The New York transportation system is a vast network of highways, roads, rail lines, publictransit systems, pedestrian and bike facilities, airports, seaports, and waterways. Includedin this network are more than 113,000 miles of roads and 17,400 highway bridges, over which more than 141 billion vehicle miles are driven annually. Within the State, more than130 different public transit operators serve seven million passengers a day. There are also3,500 miles of railroads throughout New York, moving more than 73 million tons of freightannually. Each year, more than 150 million tons of freight pass through the State’s various ports. Some of this system is privately owned and operated: intercity buses, freight rail,and airlines. But much of it, including roads, bridges, and public transit systems, is publicly owned and maintained.
The ongoing capital needs of this system are enormous. The Metropolitan TransportationAuthority (“MTA”) estimates that $120 to $140 billion will be necessary over the next 20years just to meet the repair and replacement needs of the system.
The New York StateDepartment of Transportation (“DOT”) estimates that more than $175 billion will benecessary statewide between 2010 and 2030 for the non-MTA New York transportationsystem.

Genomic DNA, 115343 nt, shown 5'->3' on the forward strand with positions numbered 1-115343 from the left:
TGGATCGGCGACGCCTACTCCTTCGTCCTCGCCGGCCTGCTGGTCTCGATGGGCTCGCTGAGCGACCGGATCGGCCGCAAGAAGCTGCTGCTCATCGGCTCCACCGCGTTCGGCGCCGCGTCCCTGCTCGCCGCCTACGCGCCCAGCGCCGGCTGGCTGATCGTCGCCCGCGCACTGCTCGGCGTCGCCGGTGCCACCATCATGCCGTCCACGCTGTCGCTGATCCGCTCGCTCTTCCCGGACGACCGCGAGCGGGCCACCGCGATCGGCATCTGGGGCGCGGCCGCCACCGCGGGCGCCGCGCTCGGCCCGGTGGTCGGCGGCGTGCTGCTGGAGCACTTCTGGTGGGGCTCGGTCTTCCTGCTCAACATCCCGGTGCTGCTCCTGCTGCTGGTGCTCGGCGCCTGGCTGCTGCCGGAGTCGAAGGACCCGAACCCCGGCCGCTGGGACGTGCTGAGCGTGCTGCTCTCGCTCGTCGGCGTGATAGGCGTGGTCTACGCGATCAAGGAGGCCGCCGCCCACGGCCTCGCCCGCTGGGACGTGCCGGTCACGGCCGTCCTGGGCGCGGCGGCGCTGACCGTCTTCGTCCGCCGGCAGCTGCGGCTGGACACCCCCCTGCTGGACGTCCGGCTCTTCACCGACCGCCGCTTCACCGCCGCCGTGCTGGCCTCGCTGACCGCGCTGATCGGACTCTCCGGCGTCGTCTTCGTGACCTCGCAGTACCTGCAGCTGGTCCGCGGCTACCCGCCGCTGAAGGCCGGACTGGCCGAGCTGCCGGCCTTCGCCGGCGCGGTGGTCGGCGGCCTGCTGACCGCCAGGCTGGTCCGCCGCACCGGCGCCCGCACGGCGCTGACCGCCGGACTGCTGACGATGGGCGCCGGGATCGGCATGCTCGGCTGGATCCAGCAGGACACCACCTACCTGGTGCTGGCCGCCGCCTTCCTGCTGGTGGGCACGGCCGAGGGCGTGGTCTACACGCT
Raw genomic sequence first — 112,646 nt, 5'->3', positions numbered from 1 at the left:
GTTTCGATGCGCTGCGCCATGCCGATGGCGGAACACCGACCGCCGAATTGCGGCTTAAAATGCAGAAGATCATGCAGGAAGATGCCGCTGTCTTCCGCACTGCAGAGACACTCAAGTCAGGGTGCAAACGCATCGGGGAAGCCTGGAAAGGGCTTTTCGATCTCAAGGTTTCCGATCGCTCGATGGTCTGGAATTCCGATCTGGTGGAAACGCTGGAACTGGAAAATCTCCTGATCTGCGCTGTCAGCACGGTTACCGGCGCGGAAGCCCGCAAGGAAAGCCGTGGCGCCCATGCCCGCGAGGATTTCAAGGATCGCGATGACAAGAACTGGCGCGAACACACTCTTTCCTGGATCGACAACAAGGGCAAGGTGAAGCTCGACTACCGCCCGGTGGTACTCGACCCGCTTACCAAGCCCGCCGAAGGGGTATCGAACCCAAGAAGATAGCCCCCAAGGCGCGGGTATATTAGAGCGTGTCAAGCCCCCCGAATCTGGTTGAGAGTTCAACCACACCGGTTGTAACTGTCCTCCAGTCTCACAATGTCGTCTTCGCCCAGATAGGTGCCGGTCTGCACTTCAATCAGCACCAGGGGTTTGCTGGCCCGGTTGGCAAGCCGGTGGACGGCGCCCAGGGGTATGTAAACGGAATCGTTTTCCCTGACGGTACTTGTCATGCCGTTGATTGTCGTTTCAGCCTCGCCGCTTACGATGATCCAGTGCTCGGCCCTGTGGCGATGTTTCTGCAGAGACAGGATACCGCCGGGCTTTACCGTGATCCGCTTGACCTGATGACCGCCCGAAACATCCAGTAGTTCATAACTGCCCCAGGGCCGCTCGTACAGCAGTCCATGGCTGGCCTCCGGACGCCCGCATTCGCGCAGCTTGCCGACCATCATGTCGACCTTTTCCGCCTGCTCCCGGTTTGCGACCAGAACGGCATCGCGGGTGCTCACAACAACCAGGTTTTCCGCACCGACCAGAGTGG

In addition to these enormous amounts are the many billions more needed for transformational projects with the potential to drive future demographic and economicgrowth, such as a statewide high-speed rail system, a Metro-North connection to PennStation, and the upgrades and expansions desperately needed at New York City’s seaportsand airports.Since the 1980s, capital investments in New York’s transportation system have beenorganized and implemented pursuant to multi-year DOT and MTA capital plans. While the parameters of each plan have differed somewhat, the plans generally provide a blueprint for
The State owns 15,000 miles of the road and highway network. Counties own 20,000 miles, and nearly77,000 miles are owned by cities, towns and villages. The State owns 7,600 bridges, with the remainder owned by local governments and independent public authorities.